She said police and event organizers were working side by side to conduct visual inspections of each float to ensure participants met required legal standards and the expectations of Mardi Gras organizers.
“If these standards are not met, the participants will have the opportunity to correct the problem before the start of the parade,” she said.
The Mardi Gras spokesperson said there have been no infringement notices in the past five years: “Sydney Gay and Lesbian Mardi Gras sees these as positive outcomes for our LGBTQIA+ communities.”
The Mardi Gras Police Agreement was signed in 2014 after the violent arrest of a Sydney teenager during the 2013 parade led to claims of police brutality.
The deal is currently under review, but the spokesperson said it was intended to ensure the police operation during Mardi Gras is “aligned with the needs of the community” and to ensure that people feel safe, protected and fair and just. feel treated.
In contrast, Melbourne’s Midsumma Festival Chief executive Karen Bryant said Victorian Police do not conduct decency checks on participants “and Midsumma would not agree to them doing so”.
A Pride in Protest spokesperson said decency checks should not be allowed and that police pass judgment on someone’s appearance or clothing as an act of harassment.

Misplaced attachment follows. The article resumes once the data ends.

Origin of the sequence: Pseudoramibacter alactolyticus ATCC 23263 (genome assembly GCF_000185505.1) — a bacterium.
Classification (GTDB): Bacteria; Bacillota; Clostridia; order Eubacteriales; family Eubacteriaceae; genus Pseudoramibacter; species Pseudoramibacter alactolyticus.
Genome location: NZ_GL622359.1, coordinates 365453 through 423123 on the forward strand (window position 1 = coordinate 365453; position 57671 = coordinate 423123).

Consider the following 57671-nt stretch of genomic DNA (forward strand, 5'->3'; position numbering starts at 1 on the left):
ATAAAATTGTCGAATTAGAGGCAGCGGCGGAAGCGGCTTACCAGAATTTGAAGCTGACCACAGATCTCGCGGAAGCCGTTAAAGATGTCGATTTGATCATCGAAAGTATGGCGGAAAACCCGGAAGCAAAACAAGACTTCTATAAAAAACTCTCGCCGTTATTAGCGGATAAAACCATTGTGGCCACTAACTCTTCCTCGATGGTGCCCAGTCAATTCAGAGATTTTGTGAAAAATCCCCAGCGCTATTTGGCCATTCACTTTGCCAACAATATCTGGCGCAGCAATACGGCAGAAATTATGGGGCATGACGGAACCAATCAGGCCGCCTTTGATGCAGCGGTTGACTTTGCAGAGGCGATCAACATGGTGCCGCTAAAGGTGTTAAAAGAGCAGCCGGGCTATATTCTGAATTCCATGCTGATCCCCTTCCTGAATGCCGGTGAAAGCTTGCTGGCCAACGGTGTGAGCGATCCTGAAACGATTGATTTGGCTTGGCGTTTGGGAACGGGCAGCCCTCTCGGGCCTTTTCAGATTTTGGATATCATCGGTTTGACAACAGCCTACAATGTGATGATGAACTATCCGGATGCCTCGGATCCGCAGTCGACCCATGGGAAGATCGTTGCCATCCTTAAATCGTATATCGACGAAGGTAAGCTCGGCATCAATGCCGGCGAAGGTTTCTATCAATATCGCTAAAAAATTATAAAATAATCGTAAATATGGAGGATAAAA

“The gay community has often blurred the social boundaries of acceptability and the state making arbitrary statements should be considered a violation of that community,” the spokesperson said.
The brawl over decency checks comes after Sydney Mayor Clover Moore warned police she didn’t want visitors to face armed officers and drug dogs at next year’s WorldPride festival amid concerns over “heavy policing” in the LGBTQ district of the city.
Pride in Protest has long condemned the police presence at the parade, calling for a review of Mardi Gras’s relationship with corporate sponsors such as Qantas and ANZ, a ban on the use of sniffer dogs and an end to the mandatory detention of asylum seekers.
The Pride in Protest spokesperson said that Mardi Gras submitting to the will of the police and actively collaborating with them is a betrayal of what the Pride movement has historically stood for. “The police, their guns and their dogs should not be promoted by our events, or given additional power over our community by a board that claims to represent us all.”
NSW Greens spokesperson for sex, sexuality and gender identity Jenny Leong said there was no place for heavy-handed policing on Mardi Gras.
Leong said LGBTQI+ communities are routinely subjected to “disproportionate scrutiny and oversight”.
“There is a clear link between the gender-based inequalities that we see in our society and attempts to control people’s bodies and cut off people’s freedom of expression, including controlling what they wear,” he said. they.
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